With the the rise of social media in the recent decade came a platform through which anyone can share their opinion on any topic. This leaves a formerly untapped resource of information, where surveys and case studies aren't the only ways to gauge how the public views any topic. Seeing this unfilled niche, we decided to create a way to poll recent tweets on a topic, and find the polarity of twitter users based on the query.

What it does

The brains of the operation are programmed in python, where a user passes a topic to our scripts. We poll twitter servers for the topic and scrape the most popular and relevant tweets in the past seven days. For each tweet we assign a polarity score, based on the sentiment and severity of the adjectives, verbs, adverbs, and grammatical structure of the text. These scores are then averaged together to create a Topic Polarity Score, which can be viewed as a positive, negative, and indifferent score.

How we built it

The scripts make use of natural language parsing, utilizing a pre-trained model of the English corpus to find the severity and connotation of each tweet. This is all passed to a front-end programmed in flask, which is exposed to the end user.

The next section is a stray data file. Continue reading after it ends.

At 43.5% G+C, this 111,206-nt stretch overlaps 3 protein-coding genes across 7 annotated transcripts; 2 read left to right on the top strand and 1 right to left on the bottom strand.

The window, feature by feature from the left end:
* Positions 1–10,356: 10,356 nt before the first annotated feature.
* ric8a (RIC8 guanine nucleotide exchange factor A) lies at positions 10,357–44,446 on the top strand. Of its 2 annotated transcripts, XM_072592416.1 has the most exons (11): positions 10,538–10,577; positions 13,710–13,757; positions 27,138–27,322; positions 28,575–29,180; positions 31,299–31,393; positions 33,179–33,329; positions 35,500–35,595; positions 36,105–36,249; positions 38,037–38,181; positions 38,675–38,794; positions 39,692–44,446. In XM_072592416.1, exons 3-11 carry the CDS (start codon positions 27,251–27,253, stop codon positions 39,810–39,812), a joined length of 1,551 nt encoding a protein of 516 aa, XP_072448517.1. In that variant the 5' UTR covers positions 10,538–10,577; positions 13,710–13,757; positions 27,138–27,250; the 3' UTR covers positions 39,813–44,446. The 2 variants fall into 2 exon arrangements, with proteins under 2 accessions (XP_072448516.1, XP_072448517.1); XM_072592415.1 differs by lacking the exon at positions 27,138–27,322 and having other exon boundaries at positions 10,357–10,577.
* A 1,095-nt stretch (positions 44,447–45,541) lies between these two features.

Challenges we ran into

One of the largest challenges encountered during the creation of this project was identifying grammatical structure of a text. To solve this issue, a function designed to crawl through through a sentence and translate it into its grammatical subtree was created.

Accomplishments that we're proud of

We found the scripts to be both faster and more accurate than any similar programs on the web, which we think is something to be proud of for a group of first-timers to natural language processing.

What we learned

This was a crash course in NLP for all of us, and mapping out polarity values for different topics was extremely interesting.

What's next for WhatDoesTwitterThink?

In the future we plan to flesh out the user frontend as well as expand the search query from only twitter to other social media as well as search engines.


We secured the domain for this project, but couldn't hook up the website to the local server due to time constraints.

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